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Torts keyed to Robertson
Greenman v. Yuba Power Products, Inc.
Citation:Supreme Court of California, 1963. 59 Cal.2d 57, 377 P.2d 897.
ProfessorMelissa A. Hale
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- Topic: Identifies the topic of law and where this case fits within your course outline.
- Parties: Identifies the cast of characters involved in the case.
- Procedural Posture & History: Shares the case history with how lower courts have ruled on the matter.
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- Facts: What are the factual circumstances that gave rise to the civil or criminal case? What is the relationship of the Parties that are involved in the case. Review the Facts of this case here:
Plaintiff saw a demonstration using the Defendant’s combination power tool and studies a brochure about it from the Defendant. Plaintiff bought the product and some of its accompanying attachments. Plaintiff was working on a piece of wood when it flew out of the machine and struck him on the forehead causing him serious injuries. Months later, Plaintiff gave notice of claimed breach of warranties to the Defendant and filed a complaint alleging the breaches and complaints.
At trial, Plaintiff introduced evidence that his injuries were caused by defective design and construction of the Defendant’s combination power tool. His expert witness testified that the parts of the machine were held together by defective screws leading normal vibrations to cause the piece of wood to fly out of it. Additionally, the expert testified that there were better ways of fastening the parts of the machine together which would have prevented the accident. The Plaintiff argued that this could lead the jury to reasonably believe that the Defendant negligently constructed the product and that the statements in the Defendant’s brochure were false, constituting a breach of express warranties.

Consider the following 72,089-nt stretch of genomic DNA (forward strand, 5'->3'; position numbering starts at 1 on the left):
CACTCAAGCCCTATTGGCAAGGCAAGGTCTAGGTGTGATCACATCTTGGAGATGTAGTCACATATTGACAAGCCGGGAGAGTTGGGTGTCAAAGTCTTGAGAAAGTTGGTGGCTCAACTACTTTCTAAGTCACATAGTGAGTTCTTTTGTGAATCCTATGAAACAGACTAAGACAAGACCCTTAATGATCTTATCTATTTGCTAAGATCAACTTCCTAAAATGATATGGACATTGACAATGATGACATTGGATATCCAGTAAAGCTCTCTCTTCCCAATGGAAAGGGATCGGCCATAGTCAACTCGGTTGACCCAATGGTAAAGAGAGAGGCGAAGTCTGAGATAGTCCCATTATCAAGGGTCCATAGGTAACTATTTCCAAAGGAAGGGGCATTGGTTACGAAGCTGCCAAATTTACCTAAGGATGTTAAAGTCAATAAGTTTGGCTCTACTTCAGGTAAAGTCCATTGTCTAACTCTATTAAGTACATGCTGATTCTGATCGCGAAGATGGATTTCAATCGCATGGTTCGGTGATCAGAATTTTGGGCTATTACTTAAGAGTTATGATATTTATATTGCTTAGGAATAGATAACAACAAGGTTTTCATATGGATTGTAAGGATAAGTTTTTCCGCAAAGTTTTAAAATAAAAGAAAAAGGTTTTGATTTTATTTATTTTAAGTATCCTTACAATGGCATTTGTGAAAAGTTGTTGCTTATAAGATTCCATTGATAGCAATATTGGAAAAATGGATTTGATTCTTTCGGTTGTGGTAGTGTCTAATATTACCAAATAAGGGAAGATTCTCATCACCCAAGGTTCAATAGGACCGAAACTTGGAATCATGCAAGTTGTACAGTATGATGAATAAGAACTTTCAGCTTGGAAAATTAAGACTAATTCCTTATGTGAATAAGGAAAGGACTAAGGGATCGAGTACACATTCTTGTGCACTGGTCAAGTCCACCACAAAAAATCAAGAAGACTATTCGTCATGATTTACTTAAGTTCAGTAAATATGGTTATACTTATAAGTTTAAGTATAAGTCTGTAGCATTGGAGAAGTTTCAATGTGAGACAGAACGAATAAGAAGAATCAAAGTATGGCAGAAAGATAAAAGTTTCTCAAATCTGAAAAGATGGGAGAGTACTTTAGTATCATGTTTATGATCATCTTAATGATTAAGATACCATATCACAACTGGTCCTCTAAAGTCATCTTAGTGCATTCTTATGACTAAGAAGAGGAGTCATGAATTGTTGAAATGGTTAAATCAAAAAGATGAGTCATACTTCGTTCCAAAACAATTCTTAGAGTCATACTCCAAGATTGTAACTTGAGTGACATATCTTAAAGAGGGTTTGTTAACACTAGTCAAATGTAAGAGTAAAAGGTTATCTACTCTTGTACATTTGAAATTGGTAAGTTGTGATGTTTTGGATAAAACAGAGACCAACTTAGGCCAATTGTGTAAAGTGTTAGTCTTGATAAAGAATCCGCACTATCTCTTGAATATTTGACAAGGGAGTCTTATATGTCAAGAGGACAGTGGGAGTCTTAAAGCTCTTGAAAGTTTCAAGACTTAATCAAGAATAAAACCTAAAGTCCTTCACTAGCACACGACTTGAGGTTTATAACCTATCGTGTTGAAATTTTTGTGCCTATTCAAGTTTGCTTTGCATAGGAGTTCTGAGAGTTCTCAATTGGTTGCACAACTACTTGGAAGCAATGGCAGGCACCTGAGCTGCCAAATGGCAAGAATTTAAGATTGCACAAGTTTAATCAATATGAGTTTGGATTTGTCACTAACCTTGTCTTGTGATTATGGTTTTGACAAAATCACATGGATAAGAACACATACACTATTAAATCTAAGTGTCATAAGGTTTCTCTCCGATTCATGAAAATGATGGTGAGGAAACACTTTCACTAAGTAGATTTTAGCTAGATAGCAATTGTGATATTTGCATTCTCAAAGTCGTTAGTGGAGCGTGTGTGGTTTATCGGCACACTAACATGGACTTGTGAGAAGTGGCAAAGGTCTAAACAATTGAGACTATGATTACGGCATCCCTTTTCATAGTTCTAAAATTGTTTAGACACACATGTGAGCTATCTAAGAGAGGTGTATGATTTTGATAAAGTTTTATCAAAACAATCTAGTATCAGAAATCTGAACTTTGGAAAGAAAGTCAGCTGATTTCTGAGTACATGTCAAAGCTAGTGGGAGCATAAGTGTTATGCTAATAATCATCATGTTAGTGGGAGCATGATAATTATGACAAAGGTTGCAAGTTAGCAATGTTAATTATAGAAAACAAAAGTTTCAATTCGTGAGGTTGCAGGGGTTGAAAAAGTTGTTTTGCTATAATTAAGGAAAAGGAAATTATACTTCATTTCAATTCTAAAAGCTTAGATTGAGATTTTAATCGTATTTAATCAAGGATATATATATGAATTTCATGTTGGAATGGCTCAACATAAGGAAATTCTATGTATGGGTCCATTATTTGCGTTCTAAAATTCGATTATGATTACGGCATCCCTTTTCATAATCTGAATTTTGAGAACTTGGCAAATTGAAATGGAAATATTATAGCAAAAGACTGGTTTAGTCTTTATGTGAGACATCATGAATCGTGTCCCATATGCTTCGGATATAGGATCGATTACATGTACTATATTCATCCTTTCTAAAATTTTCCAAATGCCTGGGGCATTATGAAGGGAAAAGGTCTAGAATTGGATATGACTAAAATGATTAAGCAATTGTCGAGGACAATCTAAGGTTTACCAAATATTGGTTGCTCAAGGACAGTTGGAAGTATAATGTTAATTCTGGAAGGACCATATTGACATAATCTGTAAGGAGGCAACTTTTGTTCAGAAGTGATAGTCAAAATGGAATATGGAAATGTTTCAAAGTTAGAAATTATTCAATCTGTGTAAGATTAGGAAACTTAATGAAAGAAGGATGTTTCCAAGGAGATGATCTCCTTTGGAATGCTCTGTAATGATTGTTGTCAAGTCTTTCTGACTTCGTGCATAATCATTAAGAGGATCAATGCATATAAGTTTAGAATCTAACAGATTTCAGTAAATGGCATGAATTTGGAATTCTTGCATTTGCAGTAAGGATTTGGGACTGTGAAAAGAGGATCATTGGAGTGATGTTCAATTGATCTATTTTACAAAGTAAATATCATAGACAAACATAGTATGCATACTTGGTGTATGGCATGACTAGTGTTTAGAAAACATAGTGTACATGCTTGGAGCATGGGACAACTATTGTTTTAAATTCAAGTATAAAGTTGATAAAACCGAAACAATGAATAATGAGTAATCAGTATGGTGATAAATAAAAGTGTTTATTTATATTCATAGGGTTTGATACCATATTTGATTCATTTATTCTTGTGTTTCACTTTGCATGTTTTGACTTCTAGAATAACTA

The Defendant argued that the Plaintiff did not give notice of breach of warranty within a reasonable time and as such that cause of action was barred by 1769 of the Civil Code. As the Defendant did not know whether the verdict against them was based on the breach of warranty cause of action or the negligence cause of action, they argue that presenting the breach of warranty cause of action to the jury was prejudicial.
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